For Initial Exchange Offerings, Liquidity is King
There are many benchmarks for measuring IEO success. Token price, community size, code shipped, and milestones met are all yardsticks for gauging the progress of a tokenized project. For projects seeking to create the biggest possible splash, however, liquidity is the crucial factor. The more exchanges an IEO reaches, the greater its prospects of survival.
Multiple Exchanges Multiply Projects’ Prospects
Initial exchange offerings are big business: according to Inwara, IEO projects raised a cool $1.625 billion in the first half of 2019. H2 has continued that trend, with the leading exchange launchpads maintaining their aggressive IEO schedule – one a month in the case of Binance; 24/7 in the case of smaller platforms such as Latoken. Investor demand for initial exchange offerings also remains robust: the leading crypto Telegram channels, maintained by the likes of Coinidol, attest to this, as investors clamor to catch wind of pre-sale and seed rounds for projects that will eventually IEO on Binance or Huobi.
While the initial exchange offering brings benefits to investors and project teams, compared to the ICO, it is hamstrung by a flaw that is inherent to this fundraising model: often, there is little incentive for other exchanges to list the token. As a result, most IEOs will live and die on the exchange that hosted their token sale. For the handful of IEOs that have thrived post-sale, both in terms of token price and other benchmarks, it’s no coincidence that they’ve transcended their issuing platform, and gained deep liquidity in the process.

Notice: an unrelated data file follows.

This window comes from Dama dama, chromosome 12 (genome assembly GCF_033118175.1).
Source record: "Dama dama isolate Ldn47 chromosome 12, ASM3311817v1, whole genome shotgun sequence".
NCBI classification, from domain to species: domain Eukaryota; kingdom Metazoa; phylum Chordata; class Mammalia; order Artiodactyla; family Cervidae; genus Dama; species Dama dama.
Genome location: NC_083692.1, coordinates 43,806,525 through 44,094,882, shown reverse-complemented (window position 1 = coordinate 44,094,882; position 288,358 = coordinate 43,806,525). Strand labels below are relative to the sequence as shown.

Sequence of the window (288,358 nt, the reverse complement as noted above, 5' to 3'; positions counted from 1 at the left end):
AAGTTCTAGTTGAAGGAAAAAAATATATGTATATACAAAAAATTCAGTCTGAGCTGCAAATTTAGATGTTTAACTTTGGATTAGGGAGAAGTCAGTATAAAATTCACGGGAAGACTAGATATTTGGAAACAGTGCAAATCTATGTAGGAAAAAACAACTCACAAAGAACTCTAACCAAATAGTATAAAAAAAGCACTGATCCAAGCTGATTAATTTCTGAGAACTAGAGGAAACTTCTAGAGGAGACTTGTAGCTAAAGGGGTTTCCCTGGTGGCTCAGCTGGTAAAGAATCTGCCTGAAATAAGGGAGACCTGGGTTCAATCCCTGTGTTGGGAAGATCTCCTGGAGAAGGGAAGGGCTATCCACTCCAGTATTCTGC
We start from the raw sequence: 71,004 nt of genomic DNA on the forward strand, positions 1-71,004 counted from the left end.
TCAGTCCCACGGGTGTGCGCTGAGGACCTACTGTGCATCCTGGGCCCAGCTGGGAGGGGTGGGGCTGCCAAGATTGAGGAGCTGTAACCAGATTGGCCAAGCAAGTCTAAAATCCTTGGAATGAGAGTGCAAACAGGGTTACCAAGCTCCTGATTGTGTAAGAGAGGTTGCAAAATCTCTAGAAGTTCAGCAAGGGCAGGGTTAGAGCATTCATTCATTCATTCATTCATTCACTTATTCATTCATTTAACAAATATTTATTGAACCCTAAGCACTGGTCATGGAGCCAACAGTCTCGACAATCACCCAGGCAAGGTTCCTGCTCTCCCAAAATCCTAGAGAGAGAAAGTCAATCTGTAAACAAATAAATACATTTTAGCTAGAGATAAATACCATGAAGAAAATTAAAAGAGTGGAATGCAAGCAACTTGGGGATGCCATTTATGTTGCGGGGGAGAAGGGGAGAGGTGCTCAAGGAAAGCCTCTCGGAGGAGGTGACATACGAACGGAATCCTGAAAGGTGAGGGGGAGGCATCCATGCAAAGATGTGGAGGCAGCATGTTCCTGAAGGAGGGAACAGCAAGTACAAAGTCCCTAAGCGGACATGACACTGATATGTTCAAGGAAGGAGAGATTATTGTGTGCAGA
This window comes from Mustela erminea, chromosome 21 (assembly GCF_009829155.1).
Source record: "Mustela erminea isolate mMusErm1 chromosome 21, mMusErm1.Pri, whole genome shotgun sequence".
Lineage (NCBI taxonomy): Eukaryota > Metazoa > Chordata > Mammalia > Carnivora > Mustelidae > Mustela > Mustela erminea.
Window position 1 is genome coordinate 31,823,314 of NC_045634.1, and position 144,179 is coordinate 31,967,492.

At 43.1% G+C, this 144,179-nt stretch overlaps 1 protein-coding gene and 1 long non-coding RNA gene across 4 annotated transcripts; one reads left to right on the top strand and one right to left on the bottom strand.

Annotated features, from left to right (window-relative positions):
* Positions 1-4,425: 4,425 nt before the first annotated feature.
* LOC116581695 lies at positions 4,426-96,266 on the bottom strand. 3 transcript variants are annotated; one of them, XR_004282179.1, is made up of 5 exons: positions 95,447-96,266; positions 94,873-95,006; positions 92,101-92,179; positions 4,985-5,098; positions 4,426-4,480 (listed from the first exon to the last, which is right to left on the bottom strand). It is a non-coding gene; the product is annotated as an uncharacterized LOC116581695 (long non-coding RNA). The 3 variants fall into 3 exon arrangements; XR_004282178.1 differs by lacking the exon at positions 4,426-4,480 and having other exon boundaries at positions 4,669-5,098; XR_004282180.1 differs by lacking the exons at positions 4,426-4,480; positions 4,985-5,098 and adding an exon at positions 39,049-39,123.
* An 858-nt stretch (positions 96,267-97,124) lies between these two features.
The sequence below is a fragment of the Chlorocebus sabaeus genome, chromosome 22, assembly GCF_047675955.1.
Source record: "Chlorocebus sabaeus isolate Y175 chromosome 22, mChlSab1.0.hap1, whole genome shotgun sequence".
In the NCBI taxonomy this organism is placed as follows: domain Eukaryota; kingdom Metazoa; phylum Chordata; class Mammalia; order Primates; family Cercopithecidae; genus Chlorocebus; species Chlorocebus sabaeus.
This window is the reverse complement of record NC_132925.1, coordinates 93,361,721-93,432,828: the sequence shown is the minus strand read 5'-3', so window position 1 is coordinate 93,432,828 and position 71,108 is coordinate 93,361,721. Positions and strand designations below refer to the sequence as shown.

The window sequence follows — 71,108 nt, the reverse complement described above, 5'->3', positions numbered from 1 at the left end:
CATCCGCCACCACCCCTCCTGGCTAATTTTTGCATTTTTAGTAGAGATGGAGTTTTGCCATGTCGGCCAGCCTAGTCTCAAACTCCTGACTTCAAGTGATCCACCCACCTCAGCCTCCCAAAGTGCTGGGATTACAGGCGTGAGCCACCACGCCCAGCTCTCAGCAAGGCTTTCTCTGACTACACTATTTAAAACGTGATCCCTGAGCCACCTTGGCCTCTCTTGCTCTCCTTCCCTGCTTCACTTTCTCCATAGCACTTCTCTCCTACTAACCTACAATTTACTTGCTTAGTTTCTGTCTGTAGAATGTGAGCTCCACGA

Bittorrent Remains the Liquid Leader
The most liquid token IEO to date, based on the number of exchanges where it’s listed, is also one of the earliest: Bittorrent (BTT), which launched on Binance last year. Today it appears on 34 exchanges – 24 more than the next most-listed tokens. It’s no coincidence that tokens listed on the most exchanges – namely BTT (34), MATIC (10) and SERO (10) – outperform all others as far as ROI and ATH ROI are concerned. The correlation between number of exchanges and project performance is inarguable.
For better or worse, IEOs have taken the crypto world by storm, but most projects will never see the sort of liquidity enjoyed by Bittorrent and Matic. In fact, of the 65 IEOs launched in the past six months, the vast majority have failed to even make it onto a second exchange. The consequence of this has been limited liquidity, low accessibility/visibility and, in many cases, a project which has effectively died before it has even gotten the opportunity to develop any serious momentum.
A final note on IEO liquidity: when it comes to securing multiple exchange listings, quality beats quantity every time. According to Cryptorank.io, Binance leads the way, with a much higher average ROI for its listed tokens (94.53%). Bittorrent’s runaway success played a part in this: it was the first IEO on Binance Launchpad, meeting its funding goal of $7.2 million in mere minutes. Every project since has struggled in vain to emulate that success.
Do you think IEOs have peaked, or are they just getting started? Let us know in the comments section below.
Images courtesy of Shutterstock and Cryptodiffer.
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